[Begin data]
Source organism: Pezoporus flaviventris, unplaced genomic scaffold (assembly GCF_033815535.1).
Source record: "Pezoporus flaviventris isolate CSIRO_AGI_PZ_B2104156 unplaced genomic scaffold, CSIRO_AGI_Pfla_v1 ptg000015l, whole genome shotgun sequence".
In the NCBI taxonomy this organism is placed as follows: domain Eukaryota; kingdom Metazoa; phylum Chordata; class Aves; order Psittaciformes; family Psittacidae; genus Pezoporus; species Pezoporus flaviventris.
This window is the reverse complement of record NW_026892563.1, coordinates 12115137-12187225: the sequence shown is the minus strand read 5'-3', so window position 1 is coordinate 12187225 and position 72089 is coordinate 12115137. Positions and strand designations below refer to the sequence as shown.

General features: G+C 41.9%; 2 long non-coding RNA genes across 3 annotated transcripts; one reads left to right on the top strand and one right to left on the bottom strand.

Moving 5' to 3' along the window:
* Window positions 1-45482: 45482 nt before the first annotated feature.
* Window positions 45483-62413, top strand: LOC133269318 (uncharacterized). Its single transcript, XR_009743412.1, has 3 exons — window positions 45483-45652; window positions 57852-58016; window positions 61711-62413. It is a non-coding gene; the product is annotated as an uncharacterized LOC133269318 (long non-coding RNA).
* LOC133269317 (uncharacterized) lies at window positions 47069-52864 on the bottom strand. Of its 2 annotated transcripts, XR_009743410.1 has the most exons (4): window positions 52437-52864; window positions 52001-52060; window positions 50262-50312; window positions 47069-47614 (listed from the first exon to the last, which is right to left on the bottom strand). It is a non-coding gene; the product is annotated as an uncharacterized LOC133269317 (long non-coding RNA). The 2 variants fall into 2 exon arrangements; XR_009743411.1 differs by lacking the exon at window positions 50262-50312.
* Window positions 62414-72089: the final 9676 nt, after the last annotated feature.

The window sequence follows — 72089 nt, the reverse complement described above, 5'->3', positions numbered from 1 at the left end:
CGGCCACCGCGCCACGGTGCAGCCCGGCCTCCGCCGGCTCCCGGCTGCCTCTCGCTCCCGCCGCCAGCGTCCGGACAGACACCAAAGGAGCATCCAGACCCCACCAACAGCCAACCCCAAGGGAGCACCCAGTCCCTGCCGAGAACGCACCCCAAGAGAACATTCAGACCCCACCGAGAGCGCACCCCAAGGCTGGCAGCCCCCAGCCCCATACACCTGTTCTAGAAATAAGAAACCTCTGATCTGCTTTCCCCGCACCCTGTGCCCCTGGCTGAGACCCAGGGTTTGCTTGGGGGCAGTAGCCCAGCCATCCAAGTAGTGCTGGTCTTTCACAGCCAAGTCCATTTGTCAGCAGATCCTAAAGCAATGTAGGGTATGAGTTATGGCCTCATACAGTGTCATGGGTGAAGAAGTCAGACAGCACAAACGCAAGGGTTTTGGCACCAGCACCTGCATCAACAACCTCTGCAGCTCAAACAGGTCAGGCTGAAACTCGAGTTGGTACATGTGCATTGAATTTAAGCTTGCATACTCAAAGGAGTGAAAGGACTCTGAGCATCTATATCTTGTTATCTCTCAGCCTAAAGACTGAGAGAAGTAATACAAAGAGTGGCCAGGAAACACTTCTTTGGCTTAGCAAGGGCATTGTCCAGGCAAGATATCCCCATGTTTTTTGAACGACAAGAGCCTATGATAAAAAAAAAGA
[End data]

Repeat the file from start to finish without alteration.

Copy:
Source organism: Pezoporus flaviventris, unplaced genomic scaffold (assembly GCF_033815535.1).
Source record: "Pezoporus flaviventris isolate CSIRO_AGI_PZ_B2104156 unplaced genomic scaffold, CSIRO_AGI_Pfla_v1 ptg000015l, whole genome shotgun sequence".
In the NCBI taxonomy this organism is placed as follows: domain Eukaryota; kingdom Metazoa; phylum Chordata; class Aves; order Psittaciformes; family Psittacidae; genus Pezoporus; species Pezoporus flaviventris.
This window is the reverse complement of record NW_026892563.1, coordinates 12115137-12187225: the sequence shown is the minus strand read 5'-3', so window position 1 is coordinate 12187225 and position 72089 is coordinate 12115137. Positions and strand designations below refer to the sequence as shown.

General features: G+C 41.9%; 2 long non-coding RNA genes across 3 annotated transcripts; one reads left to right on the top strand and one right to left on the bottom strand.

Moving 5' to 3' along the window:
* Window positions 1-45482: 45482 nt before the first annotated feature.
* Window positions 45483-62413, top strand: LOC133269318 (uncharacterized). Its single transcript, XR_009743412.1, has 3 exons — window positions 45483-45652; window positions 57852-58016; window positions 61711-62413. It is a non-coding gene; the product is annotated as an uncharacterized LOC133269318 (long non-coding RNA).
* LOC133269317 (uncharacterized) lies at window positions 47069-52864 on the bottom strand. Of its 2 annotated transcripts, XR_009743410.1 has the most exons (4): window positions 52437-52864; window positions 52001-52060; window positions 50262-50312; window positions 47069-47614 (listed from the first exon to the last, which is right to left on the bottom strand). It is a non-coding gene; the product is annotated as an uncharacterized LOC133269317 (long non-coding RNA). The 2 variants fall into 2 exon arrangements; XR_009743411.1 differs by lacking the exon at window positions 50262-50312.
* Window positions 62414-72089: the final 9676 nt, after the last annotated feature.

The window sequence follows — 72089 nt, the reverse complement described above, 5'->3', positions numbered from 1 at the left end:
CGGCCACCGCGCCACGGTGCAGCCCGGCCTCCGCCGGCTCCCGGCTGCCTCTCGCTCCCGCCGCCAGCGTCCGGACAGACACCAAAGGAGCATCCAGACCCCACCAACAGCCAACCCCAAGGGAGCACCCAGTCCCTGCCGAGAACGCACCCCAAGAGAACATTCAGACCCCACCGAGAGCGCACCCCAAGGCTGGCAGCCCCCAGCCCCATACACCTGTTCTAGAAATAAGAAACCTCTGATCTGCTTTCCCCGCACCCTGTGCCCCTGGCTGAGACCCAGGGTTTGCTTGGGGGCAGTAGCCCAGCCATCCAAGTAGTGCTGGTCTTTCACAGCCAAGTCCATTTGTCAGCAGATCCTAAAGCAATGTAGGGTATGAGTTATGGCCTCATACAGTGTCATGGGTGAAGAAGTCAGACAGCACAAACGCAAGGGTTTTGGCACCAGCACCTGCATCAACAACCTCTGCAGCTCAAACAGGTCAGGCTGAAACTCGAGTTGGTACATGTGCATTGAATTTAAGCTTGCATACTCAAAGGAGTGAAAGGACTCTGAGCATCTATATCTTGTTATCTCTCAGCCTAAAGACTGAGAGAAGTAATACAAAGAGTGGCCAGGAAACACTTCTTTGGCTTAGCAAGGGCATTGTCCAGGCAAGATATCCCCATGTTTTTTGAACGACAAGAGCCTATGATAAAAAAAAAGA